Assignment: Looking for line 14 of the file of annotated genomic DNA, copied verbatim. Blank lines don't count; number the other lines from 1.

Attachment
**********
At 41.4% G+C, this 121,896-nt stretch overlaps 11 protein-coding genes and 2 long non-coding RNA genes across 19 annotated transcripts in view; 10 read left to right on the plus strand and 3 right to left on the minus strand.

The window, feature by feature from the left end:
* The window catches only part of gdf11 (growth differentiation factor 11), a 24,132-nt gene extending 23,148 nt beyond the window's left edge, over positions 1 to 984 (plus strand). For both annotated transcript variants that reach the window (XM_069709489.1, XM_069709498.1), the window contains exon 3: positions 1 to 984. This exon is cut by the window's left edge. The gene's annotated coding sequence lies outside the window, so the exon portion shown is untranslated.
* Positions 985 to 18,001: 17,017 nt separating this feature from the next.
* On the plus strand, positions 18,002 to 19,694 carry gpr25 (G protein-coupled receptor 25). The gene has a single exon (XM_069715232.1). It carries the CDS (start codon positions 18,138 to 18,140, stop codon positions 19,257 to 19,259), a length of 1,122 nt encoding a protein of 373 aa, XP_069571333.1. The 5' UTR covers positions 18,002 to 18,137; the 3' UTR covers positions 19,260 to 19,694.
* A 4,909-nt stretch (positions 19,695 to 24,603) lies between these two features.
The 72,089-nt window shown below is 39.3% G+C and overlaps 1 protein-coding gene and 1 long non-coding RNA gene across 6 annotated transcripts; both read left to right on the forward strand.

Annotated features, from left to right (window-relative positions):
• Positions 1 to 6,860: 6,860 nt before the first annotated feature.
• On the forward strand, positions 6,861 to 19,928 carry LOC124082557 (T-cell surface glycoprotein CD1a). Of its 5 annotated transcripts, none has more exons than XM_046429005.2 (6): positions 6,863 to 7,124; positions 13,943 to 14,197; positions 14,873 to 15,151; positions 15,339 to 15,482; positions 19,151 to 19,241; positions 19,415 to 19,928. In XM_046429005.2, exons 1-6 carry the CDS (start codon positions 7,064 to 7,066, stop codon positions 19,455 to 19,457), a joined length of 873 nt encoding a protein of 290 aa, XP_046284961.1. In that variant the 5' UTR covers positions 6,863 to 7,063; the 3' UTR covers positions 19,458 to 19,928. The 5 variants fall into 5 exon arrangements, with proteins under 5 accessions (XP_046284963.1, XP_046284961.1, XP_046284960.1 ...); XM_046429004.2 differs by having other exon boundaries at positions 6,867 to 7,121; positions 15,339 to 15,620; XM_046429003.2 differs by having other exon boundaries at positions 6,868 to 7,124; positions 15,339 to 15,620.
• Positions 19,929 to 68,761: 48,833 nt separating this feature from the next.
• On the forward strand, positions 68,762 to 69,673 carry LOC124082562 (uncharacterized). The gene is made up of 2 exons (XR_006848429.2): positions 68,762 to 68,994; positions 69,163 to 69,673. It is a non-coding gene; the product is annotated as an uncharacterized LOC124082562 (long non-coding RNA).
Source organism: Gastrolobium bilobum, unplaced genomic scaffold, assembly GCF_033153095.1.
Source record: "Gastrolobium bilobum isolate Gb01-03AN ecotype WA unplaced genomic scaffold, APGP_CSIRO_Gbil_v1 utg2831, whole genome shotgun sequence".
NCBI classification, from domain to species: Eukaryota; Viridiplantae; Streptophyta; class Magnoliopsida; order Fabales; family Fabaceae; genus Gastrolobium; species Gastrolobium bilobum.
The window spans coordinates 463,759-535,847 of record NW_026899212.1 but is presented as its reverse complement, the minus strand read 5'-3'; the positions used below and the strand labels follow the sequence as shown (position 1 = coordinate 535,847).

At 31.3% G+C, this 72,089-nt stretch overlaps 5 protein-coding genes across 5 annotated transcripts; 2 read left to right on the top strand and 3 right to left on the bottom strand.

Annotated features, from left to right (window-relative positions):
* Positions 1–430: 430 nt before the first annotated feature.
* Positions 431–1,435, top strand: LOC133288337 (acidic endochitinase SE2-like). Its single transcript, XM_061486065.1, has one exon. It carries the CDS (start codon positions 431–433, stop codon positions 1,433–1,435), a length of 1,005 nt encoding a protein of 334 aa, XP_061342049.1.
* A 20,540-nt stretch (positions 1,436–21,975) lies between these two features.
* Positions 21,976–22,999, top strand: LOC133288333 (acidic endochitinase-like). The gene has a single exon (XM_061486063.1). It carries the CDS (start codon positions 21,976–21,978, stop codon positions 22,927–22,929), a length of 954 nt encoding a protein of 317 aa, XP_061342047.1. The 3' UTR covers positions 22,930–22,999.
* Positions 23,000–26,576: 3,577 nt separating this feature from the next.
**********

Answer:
Source record: "Gastrolobium bilobum isolate Gb01-03AN ecotype WA unplaced genomic scaffold, APGP_CSIRO_Gbil_v1 utg2831, whole genome shotgun sequence".